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Figure 1.
Flow of the Study Population and Data Analysis
Flow of the Study Population and Data Analysis

Flow diagram illustrating the systematic database review and screening of articles, level of exclusion, the number of articles included, and the individual patient-level data or aggregate data available for each analysis, based on the PRISMA-IPD guidelines.12

aArticles identified through a systematic database search: MEDLINE = 2078; EMBASE = 7116; Cochrane = 390; Web of Science = 2261.

bAny identical publications were removed, but articles from the same cohorts were retained at this stage.

cArticles excluded after full-text review because they evaluated a contemporary cardiac troponin I assay (n = 36), a different high-sensitivity cardiac troponin I assay (n = 14), a high-sensitivity cardiac troponin T assay (n = 5), a different patient population (n = 4), or a different outcome measure (n = 9).

dAuthors who did not provide individual patient-level data provided aggregate data for the primary outcome, subgroup analyses, and secondary outcome when available.

eSubgroup analyses were prespecified, with the following data available per group: age (n = 18 248), sex (n = 18 248), diagnosis of ischemic heart disease (n = 14 160), time from symptom onset to troponin sample time (n = 13 404), and electrocardiogram (n = 15 887).

Figure 2.
Negative Predictive Value of an hs-cTnI Concentration of Less Than 5 ng/L at Presentation by Cohort for Primary Outcome (Index Myocardial Infarction or Cardiac Death at 30 Days) by Assay Used for Adjudication
Negative Predictive Value of an hs-cTnI Concentration of Less Than 5 ng/L at Presentation by Cohort for Primary Outcome (Index Myocardial Infarction or Cardiac Death at 30 Days) by Assay Used for Adjudication

Data markers indicate the central estimate of negative predictive value (NPV) (orange markers for cardiac troponin I [cTnI] and black markers for cardiac troponin T [cTnT] assays) with size of the data markers corresponding to the number of patients per cohort (large, >3000 patients; medium, ≥1000 patients; small, <1000 patients) and error bars indicating 95% CIs. Dotted line indicates central estimate of NPV at 99.5%. ADAPT indicates 2-h Accelerated Diagnostic Protocol to Assess Patients With Chest Pain Symptoms Using Contemporary Troponins as the Only Biomarker; APACE, Advantageous Predictors of Acute Coronary Syndromes Evaluation; BACC, Biomarkers in Acute Cardiovascular Care; EDACS, Emergency Department Assessment of Chest Pain Score; High STEACS-P, High-Sensitivity Cardiac Troponin in the Evaluation of Patients With Suspected Acute Coronary Syndrome–Pilot; High STEACS-S; High-Sensitivity Cardiac Troponin in the Evaluation of Patients With Suspected Acute Coronary Syndrome–Substudy; High STEACS-V; High-Sensitivity Cardiac Troponin in the Evaluation of Patients With Suspected Acute Coronary Syndrome–Validation; hs, high sensitivity; IMPACT, Improved Assessment of Chest Pain Trial; RCT, randomized clinical trial; RING, Reducing the Time Interval for Identifying New Guideline; ROMI, Rule Out of Myocardial Infarction; TRUST, Triage Rule-Out Using High-Sensitivity Troponin; UTROPIA, Use of Abbott High Sensitivity Cardiac Troponin I Assay in Acute Coronary Syndromes.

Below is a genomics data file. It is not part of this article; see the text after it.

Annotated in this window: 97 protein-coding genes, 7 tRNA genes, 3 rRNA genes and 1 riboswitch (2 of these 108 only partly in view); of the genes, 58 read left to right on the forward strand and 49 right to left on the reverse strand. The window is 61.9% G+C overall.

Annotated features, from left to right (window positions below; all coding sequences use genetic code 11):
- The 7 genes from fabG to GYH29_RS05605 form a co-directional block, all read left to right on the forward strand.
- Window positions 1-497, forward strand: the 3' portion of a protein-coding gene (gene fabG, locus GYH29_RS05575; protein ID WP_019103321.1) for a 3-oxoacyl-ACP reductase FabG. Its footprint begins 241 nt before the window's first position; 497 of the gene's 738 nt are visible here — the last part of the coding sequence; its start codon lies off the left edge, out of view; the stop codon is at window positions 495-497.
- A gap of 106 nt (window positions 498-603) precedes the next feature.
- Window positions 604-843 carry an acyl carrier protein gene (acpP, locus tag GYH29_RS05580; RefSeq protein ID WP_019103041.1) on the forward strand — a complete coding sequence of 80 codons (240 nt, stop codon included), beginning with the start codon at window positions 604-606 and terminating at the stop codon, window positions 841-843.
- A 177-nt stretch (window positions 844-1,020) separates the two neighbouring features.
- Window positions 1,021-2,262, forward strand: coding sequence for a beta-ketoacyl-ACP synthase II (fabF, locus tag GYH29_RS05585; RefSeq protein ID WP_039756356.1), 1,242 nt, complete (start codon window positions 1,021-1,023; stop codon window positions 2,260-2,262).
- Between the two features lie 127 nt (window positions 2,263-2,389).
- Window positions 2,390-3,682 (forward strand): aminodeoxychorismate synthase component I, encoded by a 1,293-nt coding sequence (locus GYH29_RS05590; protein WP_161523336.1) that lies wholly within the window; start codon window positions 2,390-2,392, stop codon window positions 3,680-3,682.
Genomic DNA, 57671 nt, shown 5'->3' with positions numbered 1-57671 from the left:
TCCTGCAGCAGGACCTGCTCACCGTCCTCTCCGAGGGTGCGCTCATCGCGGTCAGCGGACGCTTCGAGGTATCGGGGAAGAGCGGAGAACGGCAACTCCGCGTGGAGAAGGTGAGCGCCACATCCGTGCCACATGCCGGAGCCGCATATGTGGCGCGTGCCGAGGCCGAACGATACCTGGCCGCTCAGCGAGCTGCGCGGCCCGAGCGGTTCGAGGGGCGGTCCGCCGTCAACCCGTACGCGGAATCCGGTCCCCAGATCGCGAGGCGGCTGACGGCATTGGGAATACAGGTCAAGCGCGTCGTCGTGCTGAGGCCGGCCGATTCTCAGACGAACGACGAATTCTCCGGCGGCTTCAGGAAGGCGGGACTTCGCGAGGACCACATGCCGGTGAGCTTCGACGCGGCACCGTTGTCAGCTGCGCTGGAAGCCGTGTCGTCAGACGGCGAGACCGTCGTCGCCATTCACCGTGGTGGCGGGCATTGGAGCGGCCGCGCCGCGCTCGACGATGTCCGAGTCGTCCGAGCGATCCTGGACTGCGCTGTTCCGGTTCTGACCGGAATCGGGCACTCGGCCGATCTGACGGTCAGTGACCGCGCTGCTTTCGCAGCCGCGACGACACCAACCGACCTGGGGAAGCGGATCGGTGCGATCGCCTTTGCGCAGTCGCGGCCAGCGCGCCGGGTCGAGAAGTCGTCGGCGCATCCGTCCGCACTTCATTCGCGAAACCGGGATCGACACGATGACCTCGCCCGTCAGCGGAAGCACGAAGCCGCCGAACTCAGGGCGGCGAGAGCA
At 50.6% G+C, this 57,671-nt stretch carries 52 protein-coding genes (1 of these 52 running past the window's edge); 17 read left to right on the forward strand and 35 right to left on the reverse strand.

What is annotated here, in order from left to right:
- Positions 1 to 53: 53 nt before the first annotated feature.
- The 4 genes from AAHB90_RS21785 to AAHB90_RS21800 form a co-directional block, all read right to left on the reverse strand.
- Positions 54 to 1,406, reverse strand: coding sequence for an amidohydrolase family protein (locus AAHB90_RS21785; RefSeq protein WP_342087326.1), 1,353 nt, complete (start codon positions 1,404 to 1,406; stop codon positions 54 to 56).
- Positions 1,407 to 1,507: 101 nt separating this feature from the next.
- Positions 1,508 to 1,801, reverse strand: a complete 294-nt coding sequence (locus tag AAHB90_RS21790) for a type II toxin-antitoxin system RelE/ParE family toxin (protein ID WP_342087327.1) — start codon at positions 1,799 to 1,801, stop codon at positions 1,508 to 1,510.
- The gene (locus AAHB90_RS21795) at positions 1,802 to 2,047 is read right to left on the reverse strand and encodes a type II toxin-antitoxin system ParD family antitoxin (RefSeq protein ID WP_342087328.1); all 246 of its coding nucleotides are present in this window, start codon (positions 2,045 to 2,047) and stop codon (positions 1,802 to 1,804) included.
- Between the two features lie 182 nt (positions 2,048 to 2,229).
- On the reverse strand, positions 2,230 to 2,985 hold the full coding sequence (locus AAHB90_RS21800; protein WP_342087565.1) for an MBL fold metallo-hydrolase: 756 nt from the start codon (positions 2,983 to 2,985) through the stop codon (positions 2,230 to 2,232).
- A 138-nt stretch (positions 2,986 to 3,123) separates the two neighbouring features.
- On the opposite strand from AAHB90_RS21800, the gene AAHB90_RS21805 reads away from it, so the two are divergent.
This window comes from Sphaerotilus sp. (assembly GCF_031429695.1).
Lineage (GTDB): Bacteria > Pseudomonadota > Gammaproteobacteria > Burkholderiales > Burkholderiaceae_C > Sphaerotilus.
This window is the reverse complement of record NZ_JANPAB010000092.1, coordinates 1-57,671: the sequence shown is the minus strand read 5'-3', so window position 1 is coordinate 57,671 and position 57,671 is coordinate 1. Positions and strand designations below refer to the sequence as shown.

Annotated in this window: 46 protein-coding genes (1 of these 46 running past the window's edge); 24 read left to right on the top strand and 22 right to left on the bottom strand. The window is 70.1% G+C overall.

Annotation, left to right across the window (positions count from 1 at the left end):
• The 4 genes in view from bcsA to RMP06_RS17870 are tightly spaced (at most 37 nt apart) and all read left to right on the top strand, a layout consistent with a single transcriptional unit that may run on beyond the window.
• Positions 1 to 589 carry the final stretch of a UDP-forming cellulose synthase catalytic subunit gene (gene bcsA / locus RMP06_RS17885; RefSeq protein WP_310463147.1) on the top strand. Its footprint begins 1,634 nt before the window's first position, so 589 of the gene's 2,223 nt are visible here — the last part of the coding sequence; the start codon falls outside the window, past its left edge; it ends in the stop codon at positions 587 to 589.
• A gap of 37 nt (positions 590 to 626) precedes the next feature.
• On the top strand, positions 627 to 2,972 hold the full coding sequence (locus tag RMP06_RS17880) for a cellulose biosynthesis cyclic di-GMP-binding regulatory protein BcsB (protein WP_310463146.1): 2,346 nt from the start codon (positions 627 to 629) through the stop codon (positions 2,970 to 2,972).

Figure 3.
Negative Predictive Value of an hs-cTnI Concentration of Less Than 5 ng/L at Presentation for Primary Outcome (Index Myocardial Infarction or Cardiac Death at 30 Days) by Prespecified Subgroup
Negative Predictive Value of an hs-cTnI Concentration of Less Than 5 ng/L at Presentation for Primary Outcome (Index Myocardial Infarction or Cardiac Death at 30 Days) by Prespecified Subgroup

hs-cTnI indicates high-sensitivity cardiac troponin I; NPV, negative predictive value. Data markers indicate the central estimate of NPV with size corresponding to the number of patients per cohort (large, >3000 patients; medium, ≥1000 patients; small, <1000 patients) and error bars indicating 95% CIs. Dotted line and shaded areas represent the central estimate and 95% CIs for the full analysis population. All 19 cohorts were included in analyses unless otherwise specified.

aIschemic heart disease status available in 16 of 19 cohorts.

bTime from symptom onset to troponin sample collection available in 15 of 19 cohorts.

cElectrocardiogram findings available in 15 of 19 cohorts.